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Hoecakes & Hospitality: Cooking with Martha Washington
February 18, 2012 through August 11, 2013
George and Martha Washington welcomed thousands of guests to Mount Vernon in the more than forty years that they lived here. Most of their visitors stayed for meals, enjoying the Washingtons’ famous hospitality and the plentiful food they provided. As mistress of America’s most visited private home, Martha Washington orchestrated the creation of an array of dishes that teased the nose and tempted the taste buds. How did she manage to feed so many in a world without refrigerators, microwaves or running water?
We invite you to step behind-the-scenes to explore how foods were prepared and presented at Mount Vernon. Before appearing in the dining rooms, crispy hoecakes, smoked hams, frozen ice creams, and other foods required the work of gardeners, housekeepers, enslaved cooks, butlers, and waiters—all under the careful supervision of Martha Washington, early America’s premier hostess. Follow food from farm or wharf to kitchen hearth to dinner plate. See recipes and cookbooks that Mrs. Washington treasured, pots that simmered in her kitchen, and fine tablewares that made Mount Vernon’s dining rooms fit for a President.
This exhibition is made possible through the generous support of:
• The Life Guard Society of Historic Mount Vernon
• Dr. Scholl Foundation
• Kathryn C. Vecellio
• Design Cuisine
• and other generous benefactors
Mount Vernon’s long awaited definitive entertaining and recipe book combines vivid photography and engaging essays to shed fresh light on the daily lives of George and Martha Washington, on their ceaseless stream of household guests and those who served them, and on the ways food and drink reflected the culture of 18th century America. Dining with the Washingtons is available for purchase at the Mount Vernon Gift Shop or online.
Mount Vernon in Miniature
A fitting tribute to George Washington's ambitious vision for his home at Mount Vernon, this extraordinary miniature represents the Mansion as it looked in 1799, the year of his death. Mount Vernon in Miniature was created over a period of five years by a group of talented and patriotic miniaturists, based in Washington State, as a special gift to the nation. They worked with scores of modern artisans and craftsmen from around the world, many of whom donated their services.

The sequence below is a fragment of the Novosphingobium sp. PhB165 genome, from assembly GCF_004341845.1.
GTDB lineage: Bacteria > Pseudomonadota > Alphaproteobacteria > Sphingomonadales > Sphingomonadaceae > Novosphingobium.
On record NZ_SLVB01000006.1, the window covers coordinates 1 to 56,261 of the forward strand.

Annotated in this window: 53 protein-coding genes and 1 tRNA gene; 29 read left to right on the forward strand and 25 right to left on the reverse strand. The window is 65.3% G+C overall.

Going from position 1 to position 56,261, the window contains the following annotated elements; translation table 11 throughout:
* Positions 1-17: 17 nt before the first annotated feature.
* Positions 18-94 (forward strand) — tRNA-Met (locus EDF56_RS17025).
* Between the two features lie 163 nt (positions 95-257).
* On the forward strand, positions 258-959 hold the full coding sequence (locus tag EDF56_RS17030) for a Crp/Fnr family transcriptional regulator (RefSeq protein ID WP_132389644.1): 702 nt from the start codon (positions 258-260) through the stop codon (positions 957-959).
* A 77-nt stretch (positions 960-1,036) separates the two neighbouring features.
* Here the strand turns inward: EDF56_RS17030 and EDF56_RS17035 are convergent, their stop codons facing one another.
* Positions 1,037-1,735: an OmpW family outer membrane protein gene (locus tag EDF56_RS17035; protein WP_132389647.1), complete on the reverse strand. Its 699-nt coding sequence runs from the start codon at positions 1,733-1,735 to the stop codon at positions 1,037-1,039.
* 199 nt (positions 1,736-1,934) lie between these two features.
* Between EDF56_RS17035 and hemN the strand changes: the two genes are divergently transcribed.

Based on an extensive room by room inventory of the Mansion after Washington’s death in 1799, Mount Vernon in Miniature measures ten feet long, more than eight feet high, and approximately six feet wide. It duplicates the original building at a scale of one inch to one foot, and is in working order down to the last detail. The miniature includes state-of-the-art mechanical features that raise and lower two of the facades and the roof, enabling visitors to see inside each and every room—even those on the Mansion's third floor, which is rarely open to the public. Weighing more than 1,400 pounds, it is one of the heaviest and most complex miniatures ever made, and took over 4,500 hours to create. Virtually every aspect of the mini-Mansion is in working order: door knobs on the eight exterior and 36 interior doors turn, the latches latch, the 58 windows open and close, the candles and 13 fireplaces come to life, the door knocker knocks, and the drawers of the furniture open. Every feature from the rusticated siding to the handsome carved mantels is true to Washington's original designs.
Each of the 22 rooms, painted to match the colors on the original Mansion walls, is authentically fitted with copies of the stylish American, French, English, and Chinese furnishings acquired by Washington. There are more than 110 individual pieces of seating furniture in the miniature including a sofa, a fan chair, an easy chair, a Louis XVI chair, Chippendale and Federal style chairs, ladderback chairs, and Windsor chairs on the Piazza.
Mount Vernon in Miniature is made possible through the generous support of:
and with the additional generous sponsorship of:
Mr. and Mrs. Clarence M. Bishop - The Passage
Mrs. Jacqueline McMahan - The Little Parlor
Mrs. Jean Sprague - The West Parlor
Dr. and Mrs. Charles Wheeler III - The Downstairs Bedroom
Mrs. Patricia Olson - The Small Dining Room
The Vice Regents of Mount Vernon - The Large Dining Room
Mrs. Patty Clake - The Blue Bedroom
Mrs. Rosalie Whyel - Washington's Study
Mrs. Betty Wisdom - The Pantry
Mr. and Mrs. Donald J. Nalty - The Piazza
Ms. Sarah Salisbury - The Lafayette Bedroom
Mr. and Mrs. Douglas Seaman - The Hall Bedroom
Mrs. W. Temple Webber, Jr. - The Yellow Bedroom
Mrs. Tyler R. Cain - The Nelly Custis Bedroom